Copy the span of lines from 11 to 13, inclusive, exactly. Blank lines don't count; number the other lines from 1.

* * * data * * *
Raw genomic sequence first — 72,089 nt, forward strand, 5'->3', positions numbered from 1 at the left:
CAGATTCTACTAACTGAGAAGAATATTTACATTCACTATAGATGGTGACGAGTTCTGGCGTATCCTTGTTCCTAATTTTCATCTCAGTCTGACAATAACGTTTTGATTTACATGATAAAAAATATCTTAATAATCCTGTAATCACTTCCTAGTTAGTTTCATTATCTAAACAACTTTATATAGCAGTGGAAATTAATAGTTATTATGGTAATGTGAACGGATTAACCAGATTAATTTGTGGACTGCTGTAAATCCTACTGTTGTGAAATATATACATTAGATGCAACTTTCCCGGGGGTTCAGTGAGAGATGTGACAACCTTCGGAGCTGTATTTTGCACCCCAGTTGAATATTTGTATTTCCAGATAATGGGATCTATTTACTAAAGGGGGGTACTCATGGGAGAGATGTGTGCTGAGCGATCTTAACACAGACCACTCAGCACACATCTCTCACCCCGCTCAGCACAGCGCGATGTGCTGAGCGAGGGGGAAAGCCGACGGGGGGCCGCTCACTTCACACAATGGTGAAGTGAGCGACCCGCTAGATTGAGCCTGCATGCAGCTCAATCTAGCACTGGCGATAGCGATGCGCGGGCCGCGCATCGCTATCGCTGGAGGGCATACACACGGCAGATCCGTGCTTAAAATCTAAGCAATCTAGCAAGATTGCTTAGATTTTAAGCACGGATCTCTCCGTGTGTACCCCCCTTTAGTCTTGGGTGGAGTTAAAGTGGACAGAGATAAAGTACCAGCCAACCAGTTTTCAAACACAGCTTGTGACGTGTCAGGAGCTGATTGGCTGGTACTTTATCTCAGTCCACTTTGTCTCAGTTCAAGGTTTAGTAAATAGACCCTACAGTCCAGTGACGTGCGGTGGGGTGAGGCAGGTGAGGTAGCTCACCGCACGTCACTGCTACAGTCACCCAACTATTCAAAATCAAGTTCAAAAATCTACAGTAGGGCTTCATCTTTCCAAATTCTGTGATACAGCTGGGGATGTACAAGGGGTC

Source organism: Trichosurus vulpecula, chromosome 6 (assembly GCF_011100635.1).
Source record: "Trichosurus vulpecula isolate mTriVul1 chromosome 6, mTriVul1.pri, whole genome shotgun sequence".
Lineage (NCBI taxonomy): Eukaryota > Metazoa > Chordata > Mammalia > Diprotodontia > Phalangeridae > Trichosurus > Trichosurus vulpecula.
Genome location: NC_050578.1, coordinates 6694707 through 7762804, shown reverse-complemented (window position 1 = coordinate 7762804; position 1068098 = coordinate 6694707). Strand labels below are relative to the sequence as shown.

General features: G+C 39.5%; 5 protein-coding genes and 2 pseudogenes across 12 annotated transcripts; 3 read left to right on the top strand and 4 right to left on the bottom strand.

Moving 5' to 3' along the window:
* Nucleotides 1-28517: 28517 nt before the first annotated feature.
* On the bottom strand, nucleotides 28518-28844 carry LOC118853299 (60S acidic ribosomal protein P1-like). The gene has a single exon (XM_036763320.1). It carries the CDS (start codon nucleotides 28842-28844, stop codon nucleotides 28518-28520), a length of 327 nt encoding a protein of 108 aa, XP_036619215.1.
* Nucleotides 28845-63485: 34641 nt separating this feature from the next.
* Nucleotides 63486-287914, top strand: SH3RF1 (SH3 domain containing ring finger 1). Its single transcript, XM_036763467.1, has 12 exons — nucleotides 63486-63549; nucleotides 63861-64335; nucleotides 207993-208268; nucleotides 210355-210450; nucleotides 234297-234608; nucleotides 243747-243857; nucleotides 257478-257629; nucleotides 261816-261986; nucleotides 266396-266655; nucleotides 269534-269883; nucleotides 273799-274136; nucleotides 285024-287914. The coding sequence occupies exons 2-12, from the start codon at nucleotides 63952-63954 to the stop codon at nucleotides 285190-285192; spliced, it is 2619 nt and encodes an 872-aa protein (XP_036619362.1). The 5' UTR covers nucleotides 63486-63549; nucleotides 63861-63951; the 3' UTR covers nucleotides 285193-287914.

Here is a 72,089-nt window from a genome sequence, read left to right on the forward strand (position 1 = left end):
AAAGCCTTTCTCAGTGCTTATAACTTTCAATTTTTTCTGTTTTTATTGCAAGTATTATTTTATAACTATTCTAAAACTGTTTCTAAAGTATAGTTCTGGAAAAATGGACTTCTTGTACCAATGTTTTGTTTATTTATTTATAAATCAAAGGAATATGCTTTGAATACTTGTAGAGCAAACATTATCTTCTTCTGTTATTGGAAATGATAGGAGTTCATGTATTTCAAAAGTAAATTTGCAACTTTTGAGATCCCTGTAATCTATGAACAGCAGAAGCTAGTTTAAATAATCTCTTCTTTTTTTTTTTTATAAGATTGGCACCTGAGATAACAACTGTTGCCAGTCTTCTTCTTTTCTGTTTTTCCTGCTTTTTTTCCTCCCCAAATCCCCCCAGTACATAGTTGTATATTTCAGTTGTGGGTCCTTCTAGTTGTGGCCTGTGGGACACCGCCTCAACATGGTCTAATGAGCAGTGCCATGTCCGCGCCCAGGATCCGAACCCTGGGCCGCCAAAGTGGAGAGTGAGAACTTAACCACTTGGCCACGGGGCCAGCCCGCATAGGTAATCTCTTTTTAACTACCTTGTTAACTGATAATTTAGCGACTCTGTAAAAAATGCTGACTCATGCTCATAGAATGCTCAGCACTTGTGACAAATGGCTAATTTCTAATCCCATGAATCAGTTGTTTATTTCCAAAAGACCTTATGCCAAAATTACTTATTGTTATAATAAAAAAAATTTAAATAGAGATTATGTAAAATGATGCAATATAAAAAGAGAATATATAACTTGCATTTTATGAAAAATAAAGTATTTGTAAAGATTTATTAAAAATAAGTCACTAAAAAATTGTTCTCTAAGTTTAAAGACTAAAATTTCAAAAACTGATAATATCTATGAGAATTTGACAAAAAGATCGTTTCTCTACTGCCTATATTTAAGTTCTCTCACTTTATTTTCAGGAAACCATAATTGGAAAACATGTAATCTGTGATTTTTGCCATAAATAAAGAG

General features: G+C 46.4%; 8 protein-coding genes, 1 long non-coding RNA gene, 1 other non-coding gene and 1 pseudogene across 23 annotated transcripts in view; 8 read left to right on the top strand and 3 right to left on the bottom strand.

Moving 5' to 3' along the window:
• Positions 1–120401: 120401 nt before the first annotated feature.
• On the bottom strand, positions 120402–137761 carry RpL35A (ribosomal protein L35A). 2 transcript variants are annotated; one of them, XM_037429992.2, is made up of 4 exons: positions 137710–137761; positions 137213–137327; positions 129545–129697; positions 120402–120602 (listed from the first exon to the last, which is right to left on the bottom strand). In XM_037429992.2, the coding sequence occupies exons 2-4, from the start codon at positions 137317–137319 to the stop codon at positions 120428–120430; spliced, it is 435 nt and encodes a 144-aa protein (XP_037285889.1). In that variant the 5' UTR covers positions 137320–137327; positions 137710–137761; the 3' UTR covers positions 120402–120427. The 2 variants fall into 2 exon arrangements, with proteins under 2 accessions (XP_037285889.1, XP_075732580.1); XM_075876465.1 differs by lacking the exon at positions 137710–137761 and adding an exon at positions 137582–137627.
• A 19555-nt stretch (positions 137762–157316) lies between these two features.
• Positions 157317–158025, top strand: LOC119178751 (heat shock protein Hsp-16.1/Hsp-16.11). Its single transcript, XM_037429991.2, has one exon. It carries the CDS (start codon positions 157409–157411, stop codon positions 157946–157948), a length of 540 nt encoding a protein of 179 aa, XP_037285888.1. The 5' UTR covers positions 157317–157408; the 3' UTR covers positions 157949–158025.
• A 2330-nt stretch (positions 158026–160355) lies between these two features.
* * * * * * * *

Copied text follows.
* Nucleotides 28845-63485: 34641 nt separating this feature from the next.
* Nucleotides 63486-287914, top strand: SH3RF1 (SH3 domain containing ring finger 1). Its single transcript, XM_036763467.1, has 12 exons — nucleotides 63486-63549; nucleotides 63861-64335; nucleotides 207993-208268; nucleotides 210355-210450; nucleotides 234297-234608; nucleotides 243747-243857; nucleotides 257478-257629; nucleotides 261816-261986; nucleotides 266396-266655; nucleotides 269534-269883; nucleotides 273799-274136; nucleotides 285024-287914. The coding sequence occupies exons 2-12, from the start codon at nucleotides 63952-63954 to the stop codon at nucleotides 285190-285192; spliced, it is 2619 nt and encodes an 872-aa protein (XP_036619362.1). The 5' UTR covers nucleotides 63486-63549; nucleotides 63861-63951; the 3' UTR covers nucleotides 285193-287914.

Here is a 72,089-nt window from a genome sequence, read left to right on the forward strand (position 1 = left end):